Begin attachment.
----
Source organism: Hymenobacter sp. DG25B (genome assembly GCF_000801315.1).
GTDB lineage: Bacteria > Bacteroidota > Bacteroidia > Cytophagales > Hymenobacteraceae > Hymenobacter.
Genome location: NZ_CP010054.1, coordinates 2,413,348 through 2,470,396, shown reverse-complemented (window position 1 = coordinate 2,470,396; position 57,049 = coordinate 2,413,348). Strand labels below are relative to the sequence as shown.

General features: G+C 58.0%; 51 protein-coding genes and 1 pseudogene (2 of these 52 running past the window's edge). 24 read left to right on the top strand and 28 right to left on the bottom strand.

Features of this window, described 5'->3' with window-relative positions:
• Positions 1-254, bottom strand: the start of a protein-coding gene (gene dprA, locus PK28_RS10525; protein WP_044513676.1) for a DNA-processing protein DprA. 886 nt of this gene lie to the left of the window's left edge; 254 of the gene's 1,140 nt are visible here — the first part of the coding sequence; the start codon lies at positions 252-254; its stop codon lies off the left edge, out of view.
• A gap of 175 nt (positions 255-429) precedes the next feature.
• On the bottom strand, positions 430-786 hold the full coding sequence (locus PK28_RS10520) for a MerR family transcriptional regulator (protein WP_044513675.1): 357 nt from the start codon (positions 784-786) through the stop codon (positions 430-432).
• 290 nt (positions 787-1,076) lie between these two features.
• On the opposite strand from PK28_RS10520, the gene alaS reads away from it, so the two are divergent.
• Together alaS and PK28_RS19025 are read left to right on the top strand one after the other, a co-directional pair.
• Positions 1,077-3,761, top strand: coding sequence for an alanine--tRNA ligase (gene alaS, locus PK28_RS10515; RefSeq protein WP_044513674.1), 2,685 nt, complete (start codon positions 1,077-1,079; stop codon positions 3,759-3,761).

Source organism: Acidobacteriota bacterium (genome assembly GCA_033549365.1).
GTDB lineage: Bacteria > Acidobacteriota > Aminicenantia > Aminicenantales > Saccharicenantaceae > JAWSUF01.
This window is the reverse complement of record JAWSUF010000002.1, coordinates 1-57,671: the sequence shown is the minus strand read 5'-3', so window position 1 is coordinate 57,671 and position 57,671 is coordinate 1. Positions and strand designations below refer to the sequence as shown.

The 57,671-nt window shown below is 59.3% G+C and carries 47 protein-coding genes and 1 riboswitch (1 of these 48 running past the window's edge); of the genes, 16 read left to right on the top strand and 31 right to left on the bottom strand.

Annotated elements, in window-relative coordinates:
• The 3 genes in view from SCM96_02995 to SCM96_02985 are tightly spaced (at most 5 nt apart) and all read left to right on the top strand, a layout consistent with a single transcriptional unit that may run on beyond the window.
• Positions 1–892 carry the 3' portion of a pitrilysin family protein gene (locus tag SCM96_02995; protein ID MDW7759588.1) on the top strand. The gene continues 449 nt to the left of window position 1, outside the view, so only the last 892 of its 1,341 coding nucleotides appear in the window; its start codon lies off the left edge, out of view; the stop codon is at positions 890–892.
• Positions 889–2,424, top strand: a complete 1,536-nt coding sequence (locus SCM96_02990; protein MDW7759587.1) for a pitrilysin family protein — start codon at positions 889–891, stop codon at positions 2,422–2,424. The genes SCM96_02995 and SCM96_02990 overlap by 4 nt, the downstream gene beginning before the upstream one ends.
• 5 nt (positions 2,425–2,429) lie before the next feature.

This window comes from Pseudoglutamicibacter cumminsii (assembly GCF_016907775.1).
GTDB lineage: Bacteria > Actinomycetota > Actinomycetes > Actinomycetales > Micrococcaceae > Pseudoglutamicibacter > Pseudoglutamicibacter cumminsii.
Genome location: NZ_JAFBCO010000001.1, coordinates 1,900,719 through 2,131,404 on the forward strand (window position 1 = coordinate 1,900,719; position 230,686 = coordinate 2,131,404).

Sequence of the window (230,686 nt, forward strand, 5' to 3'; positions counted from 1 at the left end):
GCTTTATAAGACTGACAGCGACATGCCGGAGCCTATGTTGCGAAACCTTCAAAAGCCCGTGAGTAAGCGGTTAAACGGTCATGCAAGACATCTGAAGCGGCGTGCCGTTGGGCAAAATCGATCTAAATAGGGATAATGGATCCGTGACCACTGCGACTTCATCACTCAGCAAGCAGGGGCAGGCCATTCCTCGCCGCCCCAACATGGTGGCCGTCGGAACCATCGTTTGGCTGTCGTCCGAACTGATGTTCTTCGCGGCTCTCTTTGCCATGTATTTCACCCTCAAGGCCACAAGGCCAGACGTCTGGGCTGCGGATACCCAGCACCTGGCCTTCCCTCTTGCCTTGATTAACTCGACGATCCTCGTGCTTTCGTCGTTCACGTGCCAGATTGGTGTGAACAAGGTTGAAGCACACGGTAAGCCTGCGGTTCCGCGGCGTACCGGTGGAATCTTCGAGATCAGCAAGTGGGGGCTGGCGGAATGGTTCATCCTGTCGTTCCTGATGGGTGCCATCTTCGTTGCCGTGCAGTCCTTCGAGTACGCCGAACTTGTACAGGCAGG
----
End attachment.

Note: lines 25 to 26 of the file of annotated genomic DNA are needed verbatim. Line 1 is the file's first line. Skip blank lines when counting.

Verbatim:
Sequence of the window (230,686 nt, forward strand, 5' to 3'; positions counted from 1 at the left end):
GCTTTATAAGACTGACAGCGACATGCCGGAGCCTATGTTGCGAAACCTTCAAAAGCCCGTGAGTAAGCGGTTAAACGGTCATGCAAGACATCTGAAGCGGCGTGCCGTTGGGCAAAATCGATCTAAATAGGGATAATGGATCCGTGACCACTGCGACTTCATCACTCAGCAAGCAGGGGCAGGCCATTCCTCGCCGCCCCAACATGGTGGCCGTCGGAACCATCGTTTGGCTGTCGTCCGAACTGATGTTCTTCGCGGCTCTCTTTGCCATGTATTTCACCCTCAAGGCCACAAGGCCAGACGTCTGGGCTGCGGATACCCAGCACCTGGCCTTCCCTCTTGCCTTGATTAACTCGACGATCCTCGTGCTTTCGTCGTTCACGTGCCAGATTGGTGTGAACAAGGTTGAAGCACACGGTAAGCCTGCGGTTCCGCGGCGTACCGGTGGAATCTTCGAGATCAGCAAGTGGGGGCTGGCGGAATGGTTCATCCTGTCGTTCCTGATGGGTGCCATCTTCGTTGCCGTGCAGTCCTTCGAGTACGCCGAACTTGTACAGGCAGG